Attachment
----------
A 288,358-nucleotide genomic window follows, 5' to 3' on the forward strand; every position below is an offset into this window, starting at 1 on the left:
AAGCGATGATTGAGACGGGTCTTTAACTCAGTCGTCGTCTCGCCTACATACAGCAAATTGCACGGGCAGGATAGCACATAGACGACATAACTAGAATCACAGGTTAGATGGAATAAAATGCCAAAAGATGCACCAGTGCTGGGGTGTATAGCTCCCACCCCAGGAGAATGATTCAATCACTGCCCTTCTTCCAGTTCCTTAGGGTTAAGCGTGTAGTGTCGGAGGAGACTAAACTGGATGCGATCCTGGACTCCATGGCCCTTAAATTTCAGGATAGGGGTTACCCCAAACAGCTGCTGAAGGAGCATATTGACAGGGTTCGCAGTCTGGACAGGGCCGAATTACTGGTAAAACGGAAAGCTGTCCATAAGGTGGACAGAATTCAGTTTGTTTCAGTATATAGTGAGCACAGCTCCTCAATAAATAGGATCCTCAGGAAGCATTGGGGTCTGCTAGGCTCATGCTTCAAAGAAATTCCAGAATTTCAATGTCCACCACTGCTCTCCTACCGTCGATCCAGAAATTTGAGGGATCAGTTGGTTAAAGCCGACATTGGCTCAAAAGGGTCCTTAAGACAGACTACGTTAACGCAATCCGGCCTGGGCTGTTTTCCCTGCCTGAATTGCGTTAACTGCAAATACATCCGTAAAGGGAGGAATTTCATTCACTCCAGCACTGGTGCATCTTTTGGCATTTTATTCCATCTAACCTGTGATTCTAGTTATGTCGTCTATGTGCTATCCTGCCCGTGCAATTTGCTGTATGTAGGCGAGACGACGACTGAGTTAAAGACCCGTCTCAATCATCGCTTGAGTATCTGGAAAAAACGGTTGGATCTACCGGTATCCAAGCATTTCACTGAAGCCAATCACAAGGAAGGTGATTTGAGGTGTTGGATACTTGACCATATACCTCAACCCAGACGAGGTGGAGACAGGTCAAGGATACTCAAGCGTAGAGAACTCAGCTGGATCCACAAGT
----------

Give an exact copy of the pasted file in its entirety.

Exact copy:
A 288,358-nucleotide genomic window follows, 5' to 3' on the forward strand; every position below is an offset into this window, starting at 1 on the left:
AAGCGATGATTGAGACGGGTCTTTAACTCAGTCGTCGTCTCGCCTACATACAGCAAATTGCACGGGCAGGATAGCACATAGACGACATAACTAGAATCACAGGTTAGATGGAATAAAATGCCAAAAGATGCACCAGTGCTGGGGTGTATAGCTCCCACCCCAGGAGAATGATTCAATCACTGCCCTTCTTCCAGTTCCTTAGGGTTAAGCGTGTAGTGTCGGAGGAGACTAAACTGGATGCGATCCTGGACTCCATGGCCCTTAAATTTCAGGATAGGGGTTACCCCAAACAGCTGCTGAAGGAGCATATTGACAGGGTTCGCAGTCTGGACAGGGCCGAATTACTGGTAAAACGGAAAGCTGTCCATAAGGTGGACAGAATTCAGTTTGTTTCAGTATATAGTGAGCACAGCTCCTCAATAAATAGGATCCTCAGGAAGCATTGGGGTCTGCTAGGCTCATGCTTCAAAGAAATTCCAGAATTTCAATGTCCACCACTGCTCTCCTACCGTCGATCCAGAAATTTGAGGGATCAGTTGGTTAAAGCCGACATTGGCTCAAAAGGGTCCTTAAGACAGACTACGTTAACGCAATCCGGCCTGGGCTGTTTTCCCTGCCTGAATTGCGTTAACTGCAAATACATCCGTAAAGGGAGGAATTTCATTCACTCCAGCACTGGTGCATCTTTTGGCATTTTATTCCATCTAACCTGTGATTCTAGTTATGTCGTCTATGTGCTATCCTGCCCGTGCAATTTGCTGTATGTAGGCGAGACGACGACTGAGTTAAAGACCCGTCTCAATCATCGCTTGAGTATCTGGAAAAAACGGTTGGATCTACCGGTATCCAAGCATTTCACTGAAGCCAATCACAAGGAAGGTGATTTGAGGTGTTGGATACTTGACCATATACCTCAACCCAGACGAGGTGGAGACAGGTCAAGGATACTCAAGCGTAGAGAACTCAGCTGGATCCACAAGT